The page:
If that is so, why is human perception a conscious process, and why does everything happen as if consciousness were a product of brain activity? The reason is that human perception is normally "impregnated with memory images." It is possible to form a metaphysical concept of "pure perception" free from any admixture of memory. It is even possible, Bergson thought, to have such a pure perception, which he spoke of as an "intuition." But most of the time our perceptions are interlaced with memories; conversely, a memory becomes actual by being embodied in some perception. The convergence that takes place accounts for the fact that perceptual images (objects perceived) have a "subjectivity." We become conscious of them. This phenomenon has a biological significance, for in humans, and in higher organisms generally, perception is predominantly directed toward distant objects spread over a wide field. These objects have a great many potential effects on action. One way an organism has of adapting to this situation is to anticipate the effects by "reflecting" possible lines of action from its body to the distant objects. This gives the organism a biological advantage by putting it in a position where it can select a course of action that will serve its needs. Thus the world is consciously perceived by us; but it is not a different world from the one that antedated our perception. It is the same world related to our needs and intentions.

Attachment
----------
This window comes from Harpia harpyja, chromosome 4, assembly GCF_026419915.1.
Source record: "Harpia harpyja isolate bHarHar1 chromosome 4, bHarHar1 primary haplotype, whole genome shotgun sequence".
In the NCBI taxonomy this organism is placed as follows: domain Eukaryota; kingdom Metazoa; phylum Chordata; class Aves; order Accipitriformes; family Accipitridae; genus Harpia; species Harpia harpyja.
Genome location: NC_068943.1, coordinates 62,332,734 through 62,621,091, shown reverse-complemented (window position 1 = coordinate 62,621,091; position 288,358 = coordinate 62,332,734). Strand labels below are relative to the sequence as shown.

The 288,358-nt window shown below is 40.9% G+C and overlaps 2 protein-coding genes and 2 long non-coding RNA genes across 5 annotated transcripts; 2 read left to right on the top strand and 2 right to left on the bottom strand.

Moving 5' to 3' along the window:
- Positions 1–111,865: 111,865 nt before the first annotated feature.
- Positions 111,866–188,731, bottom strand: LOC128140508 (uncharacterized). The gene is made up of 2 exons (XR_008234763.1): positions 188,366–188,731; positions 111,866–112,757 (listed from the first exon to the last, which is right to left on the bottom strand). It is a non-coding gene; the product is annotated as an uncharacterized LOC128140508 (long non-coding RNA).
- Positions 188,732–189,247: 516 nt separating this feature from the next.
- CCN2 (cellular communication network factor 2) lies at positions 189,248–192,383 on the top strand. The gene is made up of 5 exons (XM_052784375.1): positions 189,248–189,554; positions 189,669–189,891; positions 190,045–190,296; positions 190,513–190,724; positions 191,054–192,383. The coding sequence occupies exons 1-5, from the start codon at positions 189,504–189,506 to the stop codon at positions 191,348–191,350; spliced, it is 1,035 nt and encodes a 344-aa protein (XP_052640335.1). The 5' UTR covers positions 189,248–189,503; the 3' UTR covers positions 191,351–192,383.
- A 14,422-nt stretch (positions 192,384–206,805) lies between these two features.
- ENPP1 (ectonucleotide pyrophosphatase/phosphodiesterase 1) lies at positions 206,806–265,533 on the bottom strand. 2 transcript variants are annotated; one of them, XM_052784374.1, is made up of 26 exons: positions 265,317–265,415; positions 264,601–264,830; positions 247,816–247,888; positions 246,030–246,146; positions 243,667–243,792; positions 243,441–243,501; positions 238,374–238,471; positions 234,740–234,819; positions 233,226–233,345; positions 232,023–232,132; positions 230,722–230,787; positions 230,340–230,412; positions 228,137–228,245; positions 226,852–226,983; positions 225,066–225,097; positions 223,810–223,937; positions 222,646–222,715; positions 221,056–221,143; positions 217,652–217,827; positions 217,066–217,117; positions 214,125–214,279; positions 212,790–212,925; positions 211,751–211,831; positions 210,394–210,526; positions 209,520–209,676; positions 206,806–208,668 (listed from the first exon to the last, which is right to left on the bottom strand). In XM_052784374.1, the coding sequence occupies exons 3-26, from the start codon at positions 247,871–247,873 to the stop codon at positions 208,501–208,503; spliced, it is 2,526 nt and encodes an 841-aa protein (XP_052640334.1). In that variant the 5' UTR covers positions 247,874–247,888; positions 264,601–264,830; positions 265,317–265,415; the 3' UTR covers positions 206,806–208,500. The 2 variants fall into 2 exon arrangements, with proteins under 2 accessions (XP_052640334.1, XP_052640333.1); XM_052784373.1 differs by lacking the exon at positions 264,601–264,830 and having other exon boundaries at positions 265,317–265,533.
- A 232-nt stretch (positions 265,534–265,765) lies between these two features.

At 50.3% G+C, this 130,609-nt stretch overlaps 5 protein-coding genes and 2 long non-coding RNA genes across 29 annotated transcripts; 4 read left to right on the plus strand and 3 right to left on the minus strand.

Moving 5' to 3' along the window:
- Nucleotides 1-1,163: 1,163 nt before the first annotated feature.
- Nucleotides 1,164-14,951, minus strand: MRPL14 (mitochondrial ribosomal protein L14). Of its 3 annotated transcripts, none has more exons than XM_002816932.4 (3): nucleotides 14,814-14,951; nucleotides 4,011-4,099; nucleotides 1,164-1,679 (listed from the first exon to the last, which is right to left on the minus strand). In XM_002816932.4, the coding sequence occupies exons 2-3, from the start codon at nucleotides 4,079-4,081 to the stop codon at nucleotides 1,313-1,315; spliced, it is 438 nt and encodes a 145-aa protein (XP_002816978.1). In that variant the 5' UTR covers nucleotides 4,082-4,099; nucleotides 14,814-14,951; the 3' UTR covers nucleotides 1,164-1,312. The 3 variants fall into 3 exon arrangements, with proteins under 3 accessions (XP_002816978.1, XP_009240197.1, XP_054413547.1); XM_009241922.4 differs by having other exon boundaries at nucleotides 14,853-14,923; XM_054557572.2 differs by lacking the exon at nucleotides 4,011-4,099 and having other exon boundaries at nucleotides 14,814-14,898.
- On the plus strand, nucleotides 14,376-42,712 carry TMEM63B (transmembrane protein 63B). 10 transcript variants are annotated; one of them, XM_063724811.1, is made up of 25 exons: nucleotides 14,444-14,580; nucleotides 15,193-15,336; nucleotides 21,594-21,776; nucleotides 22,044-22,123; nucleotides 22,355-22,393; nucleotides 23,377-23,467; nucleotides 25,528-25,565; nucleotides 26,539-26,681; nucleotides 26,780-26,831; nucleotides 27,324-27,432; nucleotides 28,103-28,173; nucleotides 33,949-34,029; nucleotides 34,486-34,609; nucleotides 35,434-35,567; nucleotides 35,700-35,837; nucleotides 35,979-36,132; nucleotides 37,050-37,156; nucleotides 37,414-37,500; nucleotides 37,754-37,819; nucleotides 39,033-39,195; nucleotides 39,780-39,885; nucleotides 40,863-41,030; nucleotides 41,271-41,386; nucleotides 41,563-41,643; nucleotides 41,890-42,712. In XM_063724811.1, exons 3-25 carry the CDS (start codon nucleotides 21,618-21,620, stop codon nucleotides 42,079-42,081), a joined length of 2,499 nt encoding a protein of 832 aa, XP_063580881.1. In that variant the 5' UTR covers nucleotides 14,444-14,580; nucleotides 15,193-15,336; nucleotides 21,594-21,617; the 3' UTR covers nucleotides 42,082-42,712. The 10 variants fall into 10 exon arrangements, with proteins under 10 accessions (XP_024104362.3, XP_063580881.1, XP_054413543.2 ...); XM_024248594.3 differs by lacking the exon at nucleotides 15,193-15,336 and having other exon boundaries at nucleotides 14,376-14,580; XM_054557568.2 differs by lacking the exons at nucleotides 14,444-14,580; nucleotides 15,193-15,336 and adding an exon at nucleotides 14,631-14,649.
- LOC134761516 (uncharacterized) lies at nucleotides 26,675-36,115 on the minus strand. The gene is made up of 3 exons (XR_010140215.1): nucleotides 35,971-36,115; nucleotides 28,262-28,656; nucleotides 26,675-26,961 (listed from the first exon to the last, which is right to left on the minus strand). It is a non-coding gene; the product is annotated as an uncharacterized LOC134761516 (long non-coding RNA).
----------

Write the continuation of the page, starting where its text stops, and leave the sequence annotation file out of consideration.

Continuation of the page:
Body and mind, then, are united in the selective act of perception. The body contributes perceptive centers that respond to the influences of environing bodies. The mind contributes appropriate memory images that give to what is perceived a completed, meaningful form. There is no "constructing" of the external world out of subjective impressions; no "inferring" of the existence of that world from ideas in the mind; no positing of things in themselves that are beyond the limits of possible experience. By interpreting physical things as images, Bergson was able to regard the material world as directly perceivable. Traditional idealism was therefore repudiated. Yet a partial concession to idealism was made by calling things "images." This term implies a rejection of the realist's view that things consist only of material particles, or of primary qualities, or of some hidden substance. Things have all the qualities they are perceived to have. A partial concession to realism was made by admitting that the totality of perceived things, past, present and future, must always be a small fragment of material reality. The upshot is a doctrine, intermediate between idealism and realism, that combines, Bergson contends, what is sound in each and discards what is unsound.